Anonymous anon123 July 03, 2013 10:13 AM  

I've got a suggestion for a "joint" air defense policy. Stop all flights from muslim countries. Don't allow flights in or out (unless they are of deportees going back). This, of course, would be too simple.

Anonymous Alexander July 03, 2013 10:14 AM  

Heh. We'll know if there's dirt to be had on Putin if we see a spike in death-by-radioactive-umbrella.

Anonymous The other skeptic July 03, 2013 10:17 AM  

Ok, so considering what the Russian people and everyone else already know about Putin, what new revelation could he possibly fear?

He's got a small confidence?

Blogger The Aardvark July 03, 2013 10:26 AM  

This is OT, but too good not to share:

http://thereforegodexists.com/2012/08/guide-internet-infidelity/

Training on becoming the Bestest Atheist Apologist EVAR!

Anonymous The other skeptic July 03, 2013 10:33 AM  

One more reason for home schooling

No more kids spreading disease.

Anonymous Президент Владимир Путин July 03, 2013 10:37 AM  

Я висел, как медведь.

Anonymous Poglavnik July 03, 2013 10:37 AM  

I thought that know when Croatia became 28.member of EU we will lose our independence to the EU but it seems that EU is just a little bitch of the USA.

I guess I should have known who is the big brother after all.

Anonymous Krul July 03, 2013 10:40 AM  

Some time ago I read The Paradox of Imperialism by Hans-Hermann Hoppe on Mises Daily in which Hoppe offered an unorthodox interpretation international relations since WWII:

Hoppe - Do democracies not go to war against each other? Since almost no democracies existed before the 20th century the answer supposedly must be found within the last hundred years or so. In fact, the bulk of the evidence offered in favor of the thesis is the observation that the countries of Western Europe have not gone to war against each other in the post–World War II era. Likewise, in the Pacific region, Japan and South Korea have not warred against each other during the same period. Does this evidence prove the case?...

The answer is no: we have actually no more than a single case at hand. With the end of World War II, essentially all of — by now: democratic — Western Europe (and democratic Japan and South Korea in the Pacific region) has become part of the US Empire, as indicated by the presence of US troops in practically all of these countries. What the post World War II period of peace then "proves" is not that democracies do not go to war against each other but that a hegemonic, imperialist power such as the United States did not let its various colonial parts go to war against each other (and, of course, that the hegemon itself did not see any need to go to war against its satellites — because they obeyed — and they did not see the need or did not dare to disobey their master).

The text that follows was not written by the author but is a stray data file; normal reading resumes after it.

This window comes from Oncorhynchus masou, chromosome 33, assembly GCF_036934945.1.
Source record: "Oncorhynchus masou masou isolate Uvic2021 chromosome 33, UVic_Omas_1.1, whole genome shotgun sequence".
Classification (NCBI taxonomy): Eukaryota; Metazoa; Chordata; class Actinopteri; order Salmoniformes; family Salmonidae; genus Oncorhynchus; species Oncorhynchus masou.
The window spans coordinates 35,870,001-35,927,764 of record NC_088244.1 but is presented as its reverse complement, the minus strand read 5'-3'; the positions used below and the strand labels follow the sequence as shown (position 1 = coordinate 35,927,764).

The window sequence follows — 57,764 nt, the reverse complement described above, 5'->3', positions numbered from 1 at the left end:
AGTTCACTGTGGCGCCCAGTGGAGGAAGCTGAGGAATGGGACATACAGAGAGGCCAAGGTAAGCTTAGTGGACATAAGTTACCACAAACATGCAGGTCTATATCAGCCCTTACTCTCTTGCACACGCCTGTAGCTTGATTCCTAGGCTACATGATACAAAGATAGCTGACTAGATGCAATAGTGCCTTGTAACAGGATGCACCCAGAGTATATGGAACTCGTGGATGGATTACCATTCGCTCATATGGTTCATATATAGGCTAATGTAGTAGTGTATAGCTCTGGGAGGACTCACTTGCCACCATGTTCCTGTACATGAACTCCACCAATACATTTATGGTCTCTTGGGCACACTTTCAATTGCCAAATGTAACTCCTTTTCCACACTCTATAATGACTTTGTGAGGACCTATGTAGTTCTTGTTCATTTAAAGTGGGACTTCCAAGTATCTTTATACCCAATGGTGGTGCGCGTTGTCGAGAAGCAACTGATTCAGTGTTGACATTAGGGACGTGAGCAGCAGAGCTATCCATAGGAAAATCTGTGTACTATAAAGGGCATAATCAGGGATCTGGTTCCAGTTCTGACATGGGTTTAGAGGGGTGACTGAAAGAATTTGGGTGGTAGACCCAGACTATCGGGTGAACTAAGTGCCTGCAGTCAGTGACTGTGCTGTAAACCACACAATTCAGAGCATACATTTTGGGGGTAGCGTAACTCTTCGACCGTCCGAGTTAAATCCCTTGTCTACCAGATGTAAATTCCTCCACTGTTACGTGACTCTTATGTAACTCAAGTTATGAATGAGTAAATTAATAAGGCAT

If Hoppe is right, then what we're seeing are challenges to US domination by her de facto provinces. This Snowden affair may be an early tremor in the collapse of the US empire and the end of the so-called Pax Americana.

Blogger Michael July 03, 2013 10:54 AM  

Krul: "This Snowden affair may be an early tremor in the collapse of the US empire and the end of the so-called Pax Americana."

Paraphrasing Pournelle: beware the death throes of empire!

Anonymous The other skeptic July 03, 2013 11:05 AM  

Foreign Policy has always been used to manage internal crises.

Lincoln missed the boat.

Blogger JCclimber July 03, 2013 11:09 AM  

You guys crack me up.
Serious protests? Can you provide a link to any serious protests beyond some jawboning by some politicians?
Any expulsions of diplomatic personnel, which is the usual route of retaliation for spying scandals?
No?
These countries won't really turn on the US with actions (rather than some empty protests via interviews and press releases) until they know for sure the US has been significantly weakened.

As was pointed out, most of their intelligence agencies have been sharing in the data. This was a convenient way for them to get around their own laws against spying on their own citizens.